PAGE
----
As far as climbing is concerned, we found the middle “trail” setting to be just right for 95% of the climbs. It provided a nicely firmed up platform, but wasn’t overly harsh when we encountered quick, technical punches. The full lock mode is very, very firm – something we appreciated on long fire road or paved road climbs.

In terms of bottom out support, we bounced between using 1 and 2 volume reducers. With just one we felt a more distinct, harsh bottom out, but with two it was harder to feel, so we’d reference the etching on the shaft. Unlike many air shocks that require higher pressures, the occasional huge g-outs and big bottom outs didn’t result in wild rodeo style bucking, allowing us to push just a bit harder without getting in over our heads.


Perhaps what we were most impressed by was the Super Deluxe’s freakishly good traction and excellent response to directional changes. Plowing through small to mid sized hits was a treat. With this rear shock, our bike felt glued to the ground, however it was still lively, poppy and supportive. We feel that riders from 120-240 pounds could likely find an appropriate range in tuning by using anywhere from 0-3 reducers, thus keeping things rather simple – at least on our frame anyway.  We’ve said it before and we’ll surely say it again, but lower pressures and lower leverage rates are where it’s at.

After 6 months of heavy hammering and zero service, this is what the air can looked like despite being ridden in mud and dust then hit with the hose repeatedly. The outside of the shock was cleaned before we took this photo, but we didn’t touch the inside, which revealed clean grease and oil. The shock bushings in the lower eyelet haven’t developed any play and the bearings on the trunnion end are as good as new.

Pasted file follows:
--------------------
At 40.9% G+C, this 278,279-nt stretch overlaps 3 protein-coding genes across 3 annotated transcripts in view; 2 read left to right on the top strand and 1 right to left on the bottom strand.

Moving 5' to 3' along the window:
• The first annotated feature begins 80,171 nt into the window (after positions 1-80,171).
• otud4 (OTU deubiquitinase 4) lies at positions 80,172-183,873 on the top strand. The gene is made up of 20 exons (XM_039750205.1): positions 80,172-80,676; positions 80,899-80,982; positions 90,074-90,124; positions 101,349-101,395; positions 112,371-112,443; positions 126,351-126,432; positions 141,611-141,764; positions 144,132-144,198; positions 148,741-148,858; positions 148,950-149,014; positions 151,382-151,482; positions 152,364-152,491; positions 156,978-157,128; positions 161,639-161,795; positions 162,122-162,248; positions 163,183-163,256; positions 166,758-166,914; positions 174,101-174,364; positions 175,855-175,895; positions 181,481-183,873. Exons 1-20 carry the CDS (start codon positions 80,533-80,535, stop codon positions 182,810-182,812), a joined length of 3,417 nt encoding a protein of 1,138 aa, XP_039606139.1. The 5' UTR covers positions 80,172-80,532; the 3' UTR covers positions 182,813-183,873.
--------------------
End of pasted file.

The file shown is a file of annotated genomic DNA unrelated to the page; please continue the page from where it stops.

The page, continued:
Just a couple of years ago, as riders began to really push mid travel bikes, they looked to DH style air shocks to help their bikes better manage the added abuse. In our opinion, with the Super Deluxe being available, there is no reason whatsoever to go that route. In fact we feel that in a broad sense, this shock outperforms all of the heavier duty air shocks that we’ve ridden to date. The only problem is that if you’re considering one as an upgrade for an older bike, you’re probably out of luck as your older bike probably doesn’t use Metric sizing. That said, if you’re considering a newer bike that’s spec’d with a Super Deluxe, you will surely be impressed by its performance.